Re: [tcpm] WGLC for draft-ietf-tcpm-rack-08 - 3 issues

Gorry Fairhurst <> Mon, 06 April 2020 15:46 UTC

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To: Michael Tuexen <>, tcpm IETF list <>
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From: Gorry Fairhurst <>
Cc: David Black <>
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Date: Mon, 6 Apr 2020 16:46:09 +0100
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Subject: Re: [tcpm] WGLC for draft-ietf-tcpm-rack-08 - 3 issues
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I reviewed the latest version of RACK as a part of the TCPM WGLC and 
this email contains 3 points I think are more important for the WG to 

(1) Why re-specify the DupACK Thresold?

I have a question why does RACK need to say this, effectively 
over-riding any future change to the DupACK threshold:
“then RACK SHOULD honor the classic 3-DUPACK rule for initiating fast 
I suggest:
“then RACK SHOULD honor the
        classic DUPACK rule for fast recovery as specified in [RFC5681].”
and later:
“and use of the 3-DUPACK rule” rather than “DUPACK Rule [RFC5681]”.
- If that spec changes, I think RACK should also. I do not see the 
reason to restrict this to the constant three for the purpose of RACK.

(2) Can the document be clearer about how RTTs are used and what happens 
on paths where the RTT varies significantly?

“The RACK reordering window MUST be bounded and this bound SHOULD
        be one round trip.”
- Which round trip estimate? Is the smoothed RTT, the RTO? the last 
measured RTT? I think this needs to be explained, because it also 
appears later

“  Since an ACK can also acknowledge retransmitted data packets, and
    retransmissions can be spurious, the sender must take care to avoid
    spurious inferences.  For example, if the sender were to use timing
    information from a spurious retransmission, the RACK.rtt could be
    vastly underestimated.”
- ‘must take care’? is that “needs” or if not, what does “take care” 
really mean?
- Why ‘vastly’ - I would have thought that was possible,  but doesn’t 
the problem emerge when any underestimate is present. Please clarify by 
removing “vastly” or explaining this.
    “Use the RTT measurements obtained via [RFC6298] or [RFC7323] to
    update the estimated minimum RTT in RACK.min_RTT.”
- I don’t see either of these specifications define a minimum RTT. I 
understand that QUIC doesn’t have a way to maintain an accurate minimum 
RTT,  how does a sender determine the minimum RTT?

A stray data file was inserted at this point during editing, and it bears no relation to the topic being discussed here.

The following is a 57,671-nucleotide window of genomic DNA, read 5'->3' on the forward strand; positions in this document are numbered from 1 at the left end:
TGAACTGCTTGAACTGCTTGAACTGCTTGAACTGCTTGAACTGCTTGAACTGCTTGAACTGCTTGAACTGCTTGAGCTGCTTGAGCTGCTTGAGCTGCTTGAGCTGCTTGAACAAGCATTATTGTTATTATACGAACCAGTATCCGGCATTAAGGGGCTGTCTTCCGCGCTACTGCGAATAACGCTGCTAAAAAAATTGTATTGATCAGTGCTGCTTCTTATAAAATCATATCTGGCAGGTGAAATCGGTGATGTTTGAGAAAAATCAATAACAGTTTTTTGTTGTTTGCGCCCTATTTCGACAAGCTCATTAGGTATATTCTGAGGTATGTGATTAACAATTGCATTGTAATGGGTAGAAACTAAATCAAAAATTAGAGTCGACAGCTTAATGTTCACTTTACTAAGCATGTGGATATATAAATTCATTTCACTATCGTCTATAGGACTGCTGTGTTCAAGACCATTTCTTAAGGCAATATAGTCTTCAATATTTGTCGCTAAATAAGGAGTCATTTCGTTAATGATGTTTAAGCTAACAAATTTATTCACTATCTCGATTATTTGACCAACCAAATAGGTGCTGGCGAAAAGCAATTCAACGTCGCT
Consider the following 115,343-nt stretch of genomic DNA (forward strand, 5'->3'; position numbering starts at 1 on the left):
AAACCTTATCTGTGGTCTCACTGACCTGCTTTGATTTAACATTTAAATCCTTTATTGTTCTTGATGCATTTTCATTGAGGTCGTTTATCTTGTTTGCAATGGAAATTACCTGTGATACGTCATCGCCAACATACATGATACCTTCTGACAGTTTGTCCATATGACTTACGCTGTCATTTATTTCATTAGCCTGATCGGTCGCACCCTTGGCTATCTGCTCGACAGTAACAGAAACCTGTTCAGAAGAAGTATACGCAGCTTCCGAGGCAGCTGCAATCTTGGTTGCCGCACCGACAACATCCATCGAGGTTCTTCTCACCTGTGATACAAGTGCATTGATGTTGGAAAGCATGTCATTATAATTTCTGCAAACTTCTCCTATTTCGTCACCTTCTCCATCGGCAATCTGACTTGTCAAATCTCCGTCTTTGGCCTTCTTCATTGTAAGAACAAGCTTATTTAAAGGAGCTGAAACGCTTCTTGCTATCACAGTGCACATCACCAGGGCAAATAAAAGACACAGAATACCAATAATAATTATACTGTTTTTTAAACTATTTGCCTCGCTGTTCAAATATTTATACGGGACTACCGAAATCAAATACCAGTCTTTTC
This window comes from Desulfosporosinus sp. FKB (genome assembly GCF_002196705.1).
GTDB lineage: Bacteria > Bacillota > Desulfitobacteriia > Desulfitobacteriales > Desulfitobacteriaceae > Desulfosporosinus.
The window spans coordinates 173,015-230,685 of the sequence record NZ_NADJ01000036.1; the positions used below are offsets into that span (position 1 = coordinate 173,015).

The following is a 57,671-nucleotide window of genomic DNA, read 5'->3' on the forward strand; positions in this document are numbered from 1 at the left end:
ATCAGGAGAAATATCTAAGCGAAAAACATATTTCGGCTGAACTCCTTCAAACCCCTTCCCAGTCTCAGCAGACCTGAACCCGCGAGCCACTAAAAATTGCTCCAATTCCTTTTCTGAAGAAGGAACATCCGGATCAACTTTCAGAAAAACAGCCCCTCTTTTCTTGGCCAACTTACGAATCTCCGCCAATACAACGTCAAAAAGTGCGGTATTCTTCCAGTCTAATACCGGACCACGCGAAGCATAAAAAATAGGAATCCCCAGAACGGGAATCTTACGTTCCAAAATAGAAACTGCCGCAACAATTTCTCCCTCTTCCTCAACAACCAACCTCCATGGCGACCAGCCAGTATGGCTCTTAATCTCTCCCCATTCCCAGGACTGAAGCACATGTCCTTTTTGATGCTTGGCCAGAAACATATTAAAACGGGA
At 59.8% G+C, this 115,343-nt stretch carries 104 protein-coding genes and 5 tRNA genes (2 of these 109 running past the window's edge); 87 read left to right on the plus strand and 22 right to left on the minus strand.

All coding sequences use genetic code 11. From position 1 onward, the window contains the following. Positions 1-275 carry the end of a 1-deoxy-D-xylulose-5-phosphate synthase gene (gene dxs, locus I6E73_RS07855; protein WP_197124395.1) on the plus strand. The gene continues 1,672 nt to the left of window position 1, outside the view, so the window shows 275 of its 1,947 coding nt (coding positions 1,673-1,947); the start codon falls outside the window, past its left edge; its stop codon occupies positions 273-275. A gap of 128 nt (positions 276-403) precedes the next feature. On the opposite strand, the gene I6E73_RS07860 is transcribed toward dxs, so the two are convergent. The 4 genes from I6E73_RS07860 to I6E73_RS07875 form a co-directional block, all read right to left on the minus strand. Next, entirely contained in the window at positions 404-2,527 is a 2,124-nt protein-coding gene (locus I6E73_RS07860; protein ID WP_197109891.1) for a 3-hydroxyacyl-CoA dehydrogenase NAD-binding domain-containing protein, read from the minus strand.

- Considering robustness to path changes, how does the minimum RTT take 
into account the variation of the path RTT?
- How does this relate to RTO Consider 
(, which 
appears to place strong demands on timers tracking variance and path 
** “In such cases RACK may not detect losses from
    ACK events and the recovery would then resort to the (slower) TLP or
    RTO timer-based recovery.  However, such events should be rare and
    the connection would pick up the new minimum RTT when the recovery
    ends, so the sender can avoid repeated similar failures.”
- I’d strongly suggest changing that “may” to “could” to be really clear 
this is not permitting something.
- I’m also not sure how a sender would know that “such events should be 
rare” - isn’t that dependent on path characteristics?
“"To be more robust to reordering, RACK uses a more conservative RTT 
value to decide if an unacknowledged packet should be considered lost, 
- Why is this not normative? I think this is either a SHOULD or a MUST?

There's suggestions that much of this may be covered in various places, 
and that could just need editorial work? As I noted before in the 
working group, I do like the idea of RACK, but I do have concerns about 
what happens on paths where there is a large variation in the RTT. With 
a DUPACK-based recovery the variability extends the recovery time, and 
RTO inflates - both are safe. I do not have any feeling that a sender 
would not be overly aggressive when used over a widely varying path RTT.

This seems like it is not safe unless you include a variance term in the 
RTT, or as an enabling function to using the method.

I really do think this has to be explained and addressed.


There are places where the text explcitly motivates a change to the 
network forwarding behaviour, saying almost that this is an allowed 
outcome of deploying RACK for TCP.

Section 4 in particular is a concern:

" The reordering behavior of networks can evolve (over years) in

    response to the behavior of transport protocols and applications, as
    well as the needs of network designers and operators.  From a network
    or link designer's viewpoint, parallelization (eg. link bonding) is
    the easiest way to get a network to go faster.  Therefore their main
    constraint on speed is reordering, and there is pressure to relax
    that constraint.  If RACK becomes widely deployed, the underlying
    networks may introduce more reordering for higher throughput. "
and later:
"  This handles reordering caused by path divergence in small time
    scales (reordering within the round-trip time of the shortest path),
    which should tolerate much of the reordering from link bonding,
    multipath routing, or link-layer out-of-order delivery."

As explained in TSVWG (within the context of L4S), my own opinion is 
that it would be good to have greater tolerance to reordering and that 
the presence of paths with significant reordering is a motivation for 
that work.

Beyond that, I would urge much caution: Writing anything that could 
suggest RACK enables greater reordering has implications on a wide range 
of IETF protocols and would represent a very significant change in 
advice for the network. I would even suggest that such advice is wrong, 
until methods such as RACK have been deployed in transports as a whole, 
not just TCP. I also think this sort of advice and reasoning does not 
belong within the specification of a protocol mechanism.